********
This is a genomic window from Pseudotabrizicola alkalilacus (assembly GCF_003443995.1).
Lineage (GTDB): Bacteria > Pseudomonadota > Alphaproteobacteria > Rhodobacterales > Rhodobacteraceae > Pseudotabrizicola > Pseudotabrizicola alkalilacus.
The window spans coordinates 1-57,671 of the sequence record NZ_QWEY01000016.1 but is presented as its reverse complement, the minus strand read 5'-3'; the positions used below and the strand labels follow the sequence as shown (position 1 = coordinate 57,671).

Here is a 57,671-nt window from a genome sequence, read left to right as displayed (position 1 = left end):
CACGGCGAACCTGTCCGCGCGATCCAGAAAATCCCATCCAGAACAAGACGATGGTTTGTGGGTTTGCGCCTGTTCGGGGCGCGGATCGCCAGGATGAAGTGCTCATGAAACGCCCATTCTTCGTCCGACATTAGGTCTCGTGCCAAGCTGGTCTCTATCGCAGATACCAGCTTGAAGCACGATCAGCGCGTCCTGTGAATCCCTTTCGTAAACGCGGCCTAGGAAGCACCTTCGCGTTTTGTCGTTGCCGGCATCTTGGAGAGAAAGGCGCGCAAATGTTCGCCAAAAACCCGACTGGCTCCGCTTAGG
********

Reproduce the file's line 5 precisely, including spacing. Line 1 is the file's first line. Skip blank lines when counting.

CACGGCGAACCTGTCCGCGCGATCCAGAAAATCCCATCCAGAACAAGACGATGGTTTGTGGGTTTGCGCCTGTTCGGGGCGCGGATCGCCAGGATGAAGTGCTCATGAAACGCCCATTCTTCGTCCGACATTAGGTCTCGTGCCAAGCTGGTCTCTATCGCAGATACCAGCTTGAAGCACGATCAGCGCGTCCTGTGAATCCCTTTCGTAAACGCGGCCTAGGAAGCACCTTCGCGTTTTGTCGTTGCCGGCATCTTGGAGAGAAAGGCGCGCAAATGTTCGCCAAAAACCCGACTGGCTCCGCTTAGG